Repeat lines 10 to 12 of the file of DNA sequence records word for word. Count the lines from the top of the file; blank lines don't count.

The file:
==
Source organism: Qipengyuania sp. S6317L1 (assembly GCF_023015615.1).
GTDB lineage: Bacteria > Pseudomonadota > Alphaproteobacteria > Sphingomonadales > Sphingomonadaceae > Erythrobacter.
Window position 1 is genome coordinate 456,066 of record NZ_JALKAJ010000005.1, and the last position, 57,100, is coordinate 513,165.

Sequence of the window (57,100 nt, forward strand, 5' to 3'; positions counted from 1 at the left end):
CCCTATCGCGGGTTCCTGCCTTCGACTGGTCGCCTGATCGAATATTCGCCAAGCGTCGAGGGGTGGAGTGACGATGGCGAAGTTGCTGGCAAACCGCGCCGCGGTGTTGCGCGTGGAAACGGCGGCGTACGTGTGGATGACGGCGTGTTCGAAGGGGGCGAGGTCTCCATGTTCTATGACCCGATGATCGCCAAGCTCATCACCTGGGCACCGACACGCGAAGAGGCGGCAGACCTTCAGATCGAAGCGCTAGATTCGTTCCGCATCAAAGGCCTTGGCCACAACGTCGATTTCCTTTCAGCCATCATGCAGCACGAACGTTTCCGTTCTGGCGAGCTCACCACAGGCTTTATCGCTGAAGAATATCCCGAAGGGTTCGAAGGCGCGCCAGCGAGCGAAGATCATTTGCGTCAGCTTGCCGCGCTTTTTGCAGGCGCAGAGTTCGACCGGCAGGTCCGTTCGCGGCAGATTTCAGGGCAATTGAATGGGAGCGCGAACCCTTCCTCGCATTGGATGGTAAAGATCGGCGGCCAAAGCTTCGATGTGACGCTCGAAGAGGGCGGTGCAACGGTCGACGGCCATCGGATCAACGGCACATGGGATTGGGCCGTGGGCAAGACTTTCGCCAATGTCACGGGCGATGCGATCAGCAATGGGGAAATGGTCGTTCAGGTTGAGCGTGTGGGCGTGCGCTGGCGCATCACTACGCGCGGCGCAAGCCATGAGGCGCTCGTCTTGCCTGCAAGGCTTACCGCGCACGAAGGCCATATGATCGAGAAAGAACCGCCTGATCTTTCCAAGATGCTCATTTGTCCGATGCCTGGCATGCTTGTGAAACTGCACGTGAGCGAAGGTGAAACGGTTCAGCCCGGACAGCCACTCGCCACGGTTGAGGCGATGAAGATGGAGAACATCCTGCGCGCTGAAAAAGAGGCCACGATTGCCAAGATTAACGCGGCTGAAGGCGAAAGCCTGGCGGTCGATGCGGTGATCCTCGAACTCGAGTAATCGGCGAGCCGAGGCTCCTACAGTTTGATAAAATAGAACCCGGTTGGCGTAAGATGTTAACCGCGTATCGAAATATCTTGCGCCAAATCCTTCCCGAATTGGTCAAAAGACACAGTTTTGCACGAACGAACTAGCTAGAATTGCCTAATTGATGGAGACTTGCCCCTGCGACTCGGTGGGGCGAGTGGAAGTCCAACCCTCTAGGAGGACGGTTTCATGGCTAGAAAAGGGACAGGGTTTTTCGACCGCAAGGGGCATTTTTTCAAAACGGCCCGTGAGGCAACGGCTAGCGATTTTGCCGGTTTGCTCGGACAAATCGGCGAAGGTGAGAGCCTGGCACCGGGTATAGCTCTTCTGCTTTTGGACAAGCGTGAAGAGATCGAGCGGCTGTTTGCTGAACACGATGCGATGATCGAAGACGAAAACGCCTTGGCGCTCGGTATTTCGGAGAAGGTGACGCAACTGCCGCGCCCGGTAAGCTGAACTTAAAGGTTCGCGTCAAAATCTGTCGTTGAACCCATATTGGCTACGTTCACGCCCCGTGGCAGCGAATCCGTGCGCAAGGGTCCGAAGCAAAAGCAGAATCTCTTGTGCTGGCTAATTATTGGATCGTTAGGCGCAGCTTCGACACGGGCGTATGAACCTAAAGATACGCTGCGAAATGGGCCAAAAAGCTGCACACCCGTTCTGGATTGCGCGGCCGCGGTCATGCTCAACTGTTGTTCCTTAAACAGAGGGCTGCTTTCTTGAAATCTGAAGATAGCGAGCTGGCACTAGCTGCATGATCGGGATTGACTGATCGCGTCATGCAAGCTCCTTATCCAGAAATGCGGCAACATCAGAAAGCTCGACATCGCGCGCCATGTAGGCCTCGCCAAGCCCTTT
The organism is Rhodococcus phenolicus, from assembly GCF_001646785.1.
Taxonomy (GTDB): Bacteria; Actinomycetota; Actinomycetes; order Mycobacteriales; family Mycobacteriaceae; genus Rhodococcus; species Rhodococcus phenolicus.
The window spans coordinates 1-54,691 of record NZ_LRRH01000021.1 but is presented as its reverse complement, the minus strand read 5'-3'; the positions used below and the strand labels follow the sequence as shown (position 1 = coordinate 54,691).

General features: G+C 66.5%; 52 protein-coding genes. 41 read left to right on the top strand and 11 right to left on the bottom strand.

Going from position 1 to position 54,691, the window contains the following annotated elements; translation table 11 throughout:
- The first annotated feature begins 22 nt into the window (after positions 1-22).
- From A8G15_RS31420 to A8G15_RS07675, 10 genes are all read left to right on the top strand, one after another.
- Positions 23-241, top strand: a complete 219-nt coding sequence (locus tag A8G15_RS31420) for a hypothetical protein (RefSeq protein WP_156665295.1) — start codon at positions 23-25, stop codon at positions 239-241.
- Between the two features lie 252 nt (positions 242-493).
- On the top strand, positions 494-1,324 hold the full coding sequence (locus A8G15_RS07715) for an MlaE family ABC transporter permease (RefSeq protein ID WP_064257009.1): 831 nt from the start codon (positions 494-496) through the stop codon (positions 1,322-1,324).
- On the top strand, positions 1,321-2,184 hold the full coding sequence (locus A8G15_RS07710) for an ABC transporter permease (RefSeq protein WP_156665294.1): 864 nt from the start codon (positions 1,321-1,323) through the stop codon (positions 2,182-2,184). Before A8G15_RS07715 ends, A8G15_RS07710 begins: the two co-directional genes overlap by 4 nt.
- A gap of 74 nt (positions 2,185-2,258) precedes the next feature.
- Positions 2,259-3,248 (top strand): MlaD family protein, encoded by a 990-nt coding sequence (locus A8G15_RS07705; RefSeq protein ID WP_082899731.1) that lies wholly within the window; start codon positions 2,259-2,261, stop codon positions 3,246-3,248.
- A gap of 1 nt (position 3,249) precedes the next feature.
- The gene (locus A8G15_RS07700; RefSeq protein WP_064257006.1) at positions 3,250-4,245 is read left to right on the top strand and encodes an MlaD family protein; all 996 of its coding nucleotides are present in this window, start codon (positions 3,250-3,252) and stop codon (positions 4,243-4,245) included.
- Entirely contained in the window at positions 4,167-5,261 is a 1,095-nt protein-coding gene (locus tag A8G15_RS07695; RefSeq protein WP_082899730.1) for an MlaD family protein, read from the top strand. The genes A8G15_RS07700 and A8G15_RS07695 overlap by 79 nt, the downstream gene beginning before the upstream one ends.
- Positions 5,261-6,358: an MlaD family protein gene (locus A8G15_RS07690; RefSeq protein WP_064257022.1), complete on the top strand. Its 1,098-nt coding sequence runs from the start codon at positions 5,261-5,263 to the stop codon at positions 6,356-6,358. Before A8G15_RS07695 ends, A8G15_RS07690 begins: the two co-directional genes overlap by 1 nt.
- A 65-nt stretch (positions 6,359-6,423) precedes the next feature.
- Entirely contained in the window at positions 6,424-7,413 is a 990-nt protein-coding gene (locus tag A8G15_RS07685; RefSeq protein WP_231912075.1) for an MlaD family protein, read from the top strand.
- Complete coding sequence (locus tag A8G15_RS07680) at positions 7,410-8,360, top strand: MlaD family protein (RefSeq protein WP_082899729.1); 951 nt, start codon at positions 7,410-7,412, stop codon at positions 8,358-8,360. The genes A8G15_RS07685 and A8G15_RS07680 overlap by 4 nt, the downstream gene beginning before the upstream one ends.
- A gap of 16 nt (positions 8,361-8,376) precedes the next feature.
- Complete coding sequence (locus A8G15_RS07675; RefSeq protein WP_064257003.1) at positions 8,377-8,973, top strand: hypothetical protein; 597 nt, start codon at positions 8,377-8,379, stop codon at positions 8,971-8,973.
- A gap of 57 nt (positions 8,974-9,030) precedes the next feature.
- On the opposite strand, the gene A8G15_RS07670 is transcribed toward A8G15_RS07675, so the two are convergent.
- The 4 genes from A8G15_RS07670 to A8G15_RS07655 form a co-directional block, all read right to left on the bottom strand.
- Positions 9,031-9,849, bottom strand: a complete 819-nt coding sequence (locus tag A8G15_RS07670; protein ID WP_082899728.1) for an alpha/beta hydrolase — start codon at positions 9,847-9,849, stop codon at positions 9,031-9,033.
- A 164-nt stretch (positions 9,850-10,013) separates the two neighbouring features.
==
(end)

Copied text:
Going from position 1 to position 54,691, the window contains the following annotated elements; translation table 11 throughout:
- The first annotated feature begins 22 nt into the window (after positions 1-22).
- From A8G15_RS31420 to A8G15_RS07675, 10 genes are all read left to right on the top strand, one after another.